Facebook's already troubled Libra cryptocurrency project, which has already met with significant opposition from the US House Committee on Financial Services and the Senate Banking Committee, will hit on Wednesday further resistance of the supervisory authorities.
Wired US Federal Reserve Chairman Jerome Powell told the House Committee that he has "many serious concerns" about Facebook's funding for data protection, money laundering, consumer protection and global financial stability. He added that "the process of addressing these concerns should be a patient and cautious process, not a sprint," and that the Fed should work with other agencies and their foreign central banks to understand the potential impact of Libra.
Powell's colleagues in other countries express similar concerns about the project, in particular because they would rely on a Swiss-based association to manage the Libra platform and monitor its reserve fund, "a global financial network Outside the usual central framework, banks such as the Fed operate. "(Facebook works with dozens of partner companies, each receiving one percent of the votes in the association, although this is by far the most prominent in its extensive social network, due to plans to integrate balance payments through the Wallet Service Calibra.)
Powell's concern follows similar comments from top regulators in Europe and As ia. On Sunday, Benoît Cœuré, a senior executive at the European Central Bank, described Libra as a "wake-up call" to regulators, saying it could not operate in a "void" outside the typical structure of central banks.
Powell also confirmed that he had met representatives of Facebook in the months leading up to the Libra announcement, which was part of the technology company's global tour of talks with tax authorities. Apparently, many regulators left these meetings unsatisfied. Outside the EU, regulators in the UK, Japan and Singapore have called for more in-depth testing of the balance in recent weeks.
Earlier this week, Facebook announced that it had no plans to provide wallet services for Calibra in India, which authorities prohibit banks. Handling cryptocurrencies in the past year and reports have shown that a full ban may be implemented. Indian Economy Minister Subhash Garg told Bloomberg this week that the design of the Facebook currency has not been fully explained. But whatever it is, it would be a private cryptocurrency, and we were not satisfied with that. "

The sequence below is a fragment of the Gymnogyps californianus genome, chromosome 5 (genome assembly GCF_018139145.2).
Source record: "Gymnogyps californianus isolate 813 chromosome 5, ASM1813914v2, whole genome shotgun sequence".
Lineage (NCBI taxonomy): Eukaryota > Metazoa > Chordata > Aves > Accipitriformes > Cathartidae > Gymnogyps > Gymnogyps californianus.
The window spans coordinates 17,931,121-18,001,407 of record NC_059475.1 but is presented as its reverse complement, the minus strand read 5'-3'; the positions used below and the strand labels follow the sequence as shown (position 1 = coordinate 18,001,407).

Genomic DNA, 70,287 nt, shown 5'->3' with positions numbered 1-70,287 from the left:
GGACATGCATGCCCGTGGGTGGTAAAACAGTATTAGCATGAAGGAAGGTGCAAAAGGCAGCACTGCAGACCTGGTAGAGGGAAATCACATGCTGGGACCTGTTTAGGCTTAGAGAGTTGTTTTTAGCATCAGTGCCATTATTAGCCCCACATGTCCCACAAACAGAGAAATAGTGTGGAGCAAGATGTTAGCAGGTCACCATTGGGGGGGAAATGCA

Facebook has hundreds of millions of users in India, for whom the World Bank is the world leader in referrals Failure to make a serious blow to its global financial ambitions there.
Facebook is not active in China, although Bloomberg recently reported that officials of the People's Bank of China (PBC, the central bank of the country) expressed concerns about the impact of Libra on lending, monetary policy and "currency risks in economies with a volatile local Currency, ie people who are massively switching from the local currency to the balance. According to the Bloomberg report, Ms. Changchun, PBC Deputy Payments Director, stated that Facebook has not yet explained how it deals with users' privacy, money laundering or terrorism concerns, and that the cryptocurrency must be regulated by the monetary authorities.
Representative Maxine Waters, who had called for a moratorium on the development of Libra until his concerns were cleared up, also asked Powell if Facebook could emerge as a financial institution at the Wired hearing, which according to the Dodd-Frank Financial Reform Act be great to fail reports. Powell replied that this is not yet clear, although regulators are investigating the problem.
Facebook co-founder Chris Hughes, who has since become an outspoken critic of the company's massive power, recently warned the Financial Times that "The Libra Association's goals explicitly state that capability is decentralized forms of" In other words, the Libra will disrupt and weaken nation states by allowing people to move from volatile local currencies into a dollar-denominated and managed currency. " of companies. "
According to CNBC, increasing pressure on industry has led to growing skepticism that the Libra project will actually get underway by its planned launch date in the first half of 2020:
Successful launch of Libra and Calibra, Facebook, has to overcome numerous financial regulations to combat money laundering, money transfer, securities and privacy, said Charle y Moore, CEO of Rocket Lawyer, a San Francisco-based company providing online legal services. All of these rules should also be respected by Facebook, as they vary from region to region, said Nayar.
"In the US alone, they can vary by city, state, and state," he said. "Given the reach of Facebook and the big aspirations of the new Facebook medal, it's difficult to predict which area is the biggest challenge for them."
The control of their countries' currency and banking systems was blocked by tentacles, "said early Facebook investor Matt Ocko to CNBC. "I hope to God that enlightened regulators will kill this thing on the heels."
At the request for a comment from Facebook, Wired wrote, the company referred them to a letter from Calibra boss David Marcus to skeptical senators as said, it agreed with Powell's demand for a "patient and cautious" approach to the Start of the Libra project too.